Walk from Macclesfield to Alderley Edge via Hare Hill
NOTE that the Permissive Path across the Hare Hill estate, through to Alder Wood, is closed during the winter months (usually November to March). During the summer months it is closed on Mondays, and open from 10am to 5pm on each of the other days. A notice is displayed at the vehicle entrance to the Hare Hill estate indicating exactly when it is closed. An alternative route to Daniel Hill is to walk past the entrance to Hare Hill, and continue along Prestbury Road to Over Alderley. In Over Alderley, take the second path (drive way) on the right, to walk past Adders Moss Farm, which rejoins the original route at step 16.
It was a Saturday when I had left my car at the garage for a service, so I had no car for most of the day. So I thought, where could I go for a circular walk, from the outskirts of Macclesfield, where there's a decent pub half way, and which is mostly off road. Prestbury Road (B5087) is the main road that heads out of Macclesfield to Alderley Edge, and I knew of a footpath route from Fallibroome Farm to Hare Hill and a route across the Hare Hill estate to Alderley Edge. So I started up my GPS app to track my route, and headed up the road to Fallibroome Farm. For a return route there are plenty of quiet lanes that I had discovered while out cycling.
Get directions to Prestbury Road by public transport or car with Redplanet.
If travelling by car, Prestbury Road is reached by following the signs for Alderley Edge (B5087) out of Macclesfield town centre. Look out for where there is a large farm field (with a large pylon in it) adjacent to Prestbury Road. There are plenty of side streets in the vicinity to park a car. Walk up Prestbury Road. Carry straight on through an 'offset' crossroads, where Macclesfield Road goes down to Prestbury village, and Priory Lane takes you to the Leisure Centre. After the crossroads, Prestbury Road becomes Alderley Road.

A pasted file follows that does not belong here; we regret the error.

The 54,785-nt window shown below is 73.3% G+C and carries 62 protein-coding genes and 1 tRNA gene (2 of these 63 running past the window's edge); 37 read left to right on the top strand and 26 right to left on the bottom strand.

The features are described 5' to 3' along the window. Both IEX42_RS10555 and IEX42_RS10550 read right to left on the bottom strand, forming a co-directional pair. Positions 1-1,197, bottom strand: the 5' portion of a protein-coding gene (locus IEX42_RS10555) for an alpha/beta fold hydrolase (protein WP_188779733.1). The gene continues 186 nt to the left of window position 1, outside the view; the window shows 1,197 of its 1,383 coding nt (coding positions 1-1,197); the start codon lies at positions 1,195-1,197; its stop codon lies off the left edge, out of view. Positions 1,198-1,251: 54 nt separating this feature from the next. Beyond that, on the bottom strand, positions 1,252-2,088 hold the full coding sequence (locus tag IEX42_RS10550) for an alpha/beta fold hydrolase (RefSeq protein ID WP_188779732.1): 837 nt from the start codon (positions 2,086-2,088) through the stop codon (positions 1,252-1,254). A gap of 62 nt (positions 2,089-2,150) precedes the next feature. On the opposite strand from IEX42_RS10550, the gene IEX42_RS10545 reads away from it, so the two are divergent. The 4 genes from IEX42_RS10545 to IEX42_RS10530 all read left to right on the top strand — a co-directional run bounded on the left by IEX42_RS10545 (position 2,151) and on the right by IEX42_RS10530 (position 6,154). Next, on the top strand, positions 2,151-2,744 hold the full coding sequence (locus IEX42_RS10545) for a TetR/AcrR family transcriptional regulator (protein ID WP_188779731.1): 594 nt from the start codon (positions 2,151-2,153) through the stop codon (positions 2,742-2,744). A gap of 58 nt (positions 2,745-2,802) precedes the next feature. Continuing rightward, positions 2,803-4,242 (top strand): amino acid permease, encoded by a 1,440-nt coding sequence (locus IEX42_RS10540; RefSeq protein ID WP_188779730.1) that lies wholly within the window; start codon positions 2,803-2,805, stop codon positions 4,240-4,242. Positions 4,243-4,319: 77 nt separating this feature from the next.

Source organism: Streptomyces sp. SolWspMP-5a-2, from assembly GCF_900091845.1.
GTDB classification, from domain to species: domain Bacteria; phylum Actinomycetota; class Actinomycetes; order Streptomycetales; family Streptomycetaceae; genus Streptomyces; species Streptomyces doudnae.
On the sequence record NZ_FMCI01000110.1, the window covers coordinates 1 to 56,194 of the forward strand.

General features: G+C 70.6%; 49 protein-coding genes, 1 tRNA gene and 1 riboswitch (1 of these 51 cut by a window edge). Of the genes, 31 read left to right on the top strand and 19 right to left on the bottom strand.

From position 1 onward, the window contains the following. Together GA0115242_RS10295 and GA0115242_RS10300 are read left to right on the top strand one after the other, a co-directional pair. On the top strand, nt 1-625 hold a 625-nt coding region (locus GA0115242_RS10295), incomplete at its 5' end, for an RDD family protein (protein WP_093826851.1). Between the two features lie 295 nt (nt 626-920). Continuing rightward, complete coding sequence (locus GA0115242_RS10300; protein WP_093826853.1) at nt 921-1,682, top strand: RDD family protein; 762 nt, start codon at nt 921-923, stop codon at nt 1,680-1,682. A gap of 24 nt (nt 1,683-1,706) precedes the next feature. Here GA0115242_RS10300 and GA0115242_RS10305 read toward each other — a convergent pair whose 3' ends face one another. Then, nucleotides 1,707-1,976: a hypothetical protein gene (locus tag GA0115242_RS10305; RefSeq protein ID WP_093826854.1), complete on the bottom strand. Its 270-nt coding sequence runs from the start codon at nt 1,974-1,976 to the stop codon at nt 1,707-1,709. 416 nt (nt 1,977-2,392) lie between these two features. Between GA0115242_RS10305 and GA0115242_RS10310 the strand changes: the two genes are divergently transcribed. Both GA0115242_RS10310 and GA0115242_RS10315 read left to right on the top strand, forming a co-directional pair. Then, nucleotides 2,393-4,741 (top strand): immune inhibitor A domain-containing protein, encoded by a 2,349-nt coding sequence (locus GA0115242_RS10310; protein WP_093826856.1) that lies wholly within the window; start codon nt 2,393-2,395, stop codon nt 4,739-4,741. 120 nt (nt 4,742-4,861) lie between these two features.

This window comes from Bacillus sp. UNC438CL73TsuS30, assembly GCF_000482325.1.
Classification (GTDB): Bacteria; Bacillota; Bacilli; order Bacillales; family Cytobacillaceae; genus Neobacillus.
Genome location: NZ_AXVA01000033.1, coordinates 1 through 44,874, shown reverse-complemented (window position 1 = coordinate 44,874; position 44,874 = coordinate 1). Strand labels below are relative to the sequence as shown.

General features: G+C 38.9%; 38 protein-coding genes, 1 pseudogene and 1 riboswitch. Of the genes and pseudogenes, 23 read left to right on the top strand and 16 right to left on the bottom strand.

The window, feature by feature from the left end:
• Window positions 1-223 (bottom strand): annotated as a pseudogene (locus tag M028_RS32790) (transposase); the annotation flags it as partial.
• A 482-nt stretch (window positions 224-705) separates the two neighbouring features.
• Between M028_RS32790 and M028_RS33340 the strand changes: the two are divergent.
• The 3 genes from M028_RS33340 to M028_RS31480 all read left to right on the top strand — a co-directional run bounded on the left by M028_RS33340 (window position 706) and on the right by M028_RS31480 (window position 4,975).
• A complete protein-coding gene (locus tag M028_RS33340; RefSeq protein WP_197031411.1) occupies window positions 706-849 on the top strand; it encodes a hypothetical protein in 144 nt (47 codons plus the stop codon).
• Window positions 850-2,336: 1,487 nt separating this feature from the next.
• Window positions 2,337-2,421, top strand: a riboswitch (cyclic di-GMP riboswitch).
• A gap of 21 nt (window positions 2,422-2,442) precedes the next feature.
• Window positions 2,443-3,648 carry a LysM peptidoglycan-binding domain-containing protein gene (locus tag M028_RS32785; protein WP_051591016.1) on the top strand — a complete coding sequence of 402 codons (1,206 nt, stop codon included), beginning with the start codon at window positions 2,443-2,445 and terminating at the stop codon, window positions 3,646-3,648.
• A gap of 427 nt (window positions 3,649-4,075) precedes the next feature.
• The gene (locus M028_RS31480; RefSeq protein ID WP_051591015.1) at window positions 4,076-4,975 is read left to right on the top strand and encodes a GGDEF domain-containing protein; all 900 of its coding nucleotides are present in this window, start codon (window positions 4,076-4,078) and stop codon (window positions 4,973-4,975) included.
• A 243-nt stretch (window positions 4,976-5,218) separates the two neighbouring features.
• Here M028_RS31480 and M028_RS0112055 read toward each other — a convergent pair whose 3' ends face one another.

This circular walk is relatively easy, but is quite a distance. I spread it out, on a sunny day in June, by stopping for a leisurely lunch at the Wizard pub, which is about half way. Note that there are toilets (in the NT car park) and a cafe adjacent to the Wizard. There are slight inclines here and there, but nothing too strenuous. Strong shoes or walking boots are essential, as parts of the walk can get quite muddy after rain. The permissive path across the Hare Hill estate often has cows roaming loose - there is some excellent advice from the National Trust about walking with a dog past cows.
It is worth taking a short detour, at step 20 in the route, to walk the short distance off the route to the 'edge', where there are wonderful views across Cheshire. After seeing the view, retrace your steps back to the route, to walk down to the Wizard.
The walk starts by following the footpath from Fallibroome Farm, across fields to the golf course.
The footpath then takes you through woods, across more fields, and up to Chelford Road.
A short distance up Chelford Road is the entrance to the Hare Hill estate.
The gardens at Hare Hill are owned and run by the National Trust.
(Note that dogs are not allowed into the gardens).
As you enter the estate beyond the car park, there is a wonderful view down across the wide open green field to the picturesque lake, and in the distance you can see the buildings of Manchester, most notably the Hilton tower.
Hare Hill Hall, which may be seen over to the left as you walk down through the estate, is a country house and a garden in the parish of Over Alderley, Cheshire.
The house was built in about 1800 for William Hibbert of Birtles Hall. It was extended and remodelled in the middle of the 19th century for the Brocklehurst family.
A Permissive Path has been established across the Hare Hill estate, and onto Daniel Hill.
This path leads you past the lake and on through a wooded area (Alder Wood).
When I walked through it was a sunny day in early June, and the bluebells formed a blue carpet throughout the woods.
There are several tree sculptures of hares in and around Alder Wood - see if you can spot them.
After these woods, the path leads up to an open field, and then dives into another wooded area (Daniel Hill Wood).
After emerging from the woods, there are two ways to get to Alderley Edge.
One to the right, which takes you through Clock House wood to the north.
The other choice, to the left, is the one that this route takes, as it is shorter, and more out in the open.
The Wizard pub is soon reached. Built in the 1780s as the Miners` Arms, this premises changed its name to the Wizard Inn in 1843. Lady Stanley, viewing the new sign, hoped that people would not `mistake it for My Lord in his dressing gown`. When the third Lord Stanley inherited his title in 1869, being a Muslim, he closed all the public houses on his land. However, he allowed the Wizard to reopen as a teetotal tearoom for the many visitors who came to walk on the Edge. After the Wizard, the route returns to Macclesfield along relatively quiet lanes.
The route is also available as a plain page.